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Kenneth ClarkKenneth Clark
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for the fact that the Ugandan government was in conspiracy with the hijackers.

I asked them if they had seen a story in yesterday's TIMES, on the third page, I think, in which the pilot of the plane had given an interview in which he said that there was no evidence whatsoever that the Ugandan military personnel aided in any way or abetted the hijackers, that it was not true that they stood guard over the prisoners while the hijackers slept.

One of the things that hurt me, the others said -- a number of things hurt me, that these two friends of mine, who would be among the first to raise questions about any other type of one-sided treatment of a social issue in the press were accepting totally, uncritically, at least in their conversation with me, what seemed to me to be a clearly one-sided treatment of this incident. And I was also disturbed at the fact that they dismissed out of hand my contention that the Israeli government (and probably any other government) would not have done this if the sovereignty of a white nation was involved.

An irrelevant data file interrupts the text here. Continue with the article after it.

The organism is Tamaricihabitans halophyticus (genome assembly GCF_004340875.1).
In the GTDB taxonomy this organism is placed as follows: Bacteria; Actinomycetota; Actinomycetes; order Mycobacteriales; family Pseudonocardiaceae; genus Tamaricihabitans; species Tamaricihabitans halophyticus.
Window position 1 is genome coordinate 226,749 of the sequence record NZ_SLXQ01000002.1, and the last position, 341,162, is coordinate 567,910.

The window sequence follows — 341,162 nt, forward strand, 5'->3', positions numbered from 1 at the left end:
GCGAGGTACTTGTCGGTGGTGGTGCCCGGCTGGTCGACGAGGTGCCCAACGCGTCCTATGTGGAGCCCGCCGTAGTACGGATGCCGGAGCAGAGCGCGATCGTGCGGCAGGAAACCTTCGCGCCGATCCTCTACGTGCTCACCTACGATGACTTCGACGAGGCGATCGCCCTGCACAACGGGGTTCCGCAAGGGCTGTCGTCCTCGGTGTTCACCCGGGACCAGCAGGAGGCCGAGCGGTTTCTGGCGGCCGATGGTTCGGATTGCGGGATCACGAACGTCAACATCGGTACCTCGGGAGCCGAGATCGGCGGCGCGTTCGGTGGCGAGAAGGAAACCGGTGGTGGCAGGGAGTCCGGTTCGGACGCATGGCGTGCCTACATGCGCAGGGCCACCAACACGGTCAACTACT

In fact, they not only -- they accepted that, but sort of brushed it aside, and to me, that's not an issue to be brushed aside. Andmaybe it shows that the gulf between a black man and the best and the brightest of white is really broader and deeper than I want to believe, generally.

And so I'm disturbed, you know. Clear implications of what my friends were saying to me, and particularly what John was saying to me, were that my refusal to buy the press presentation

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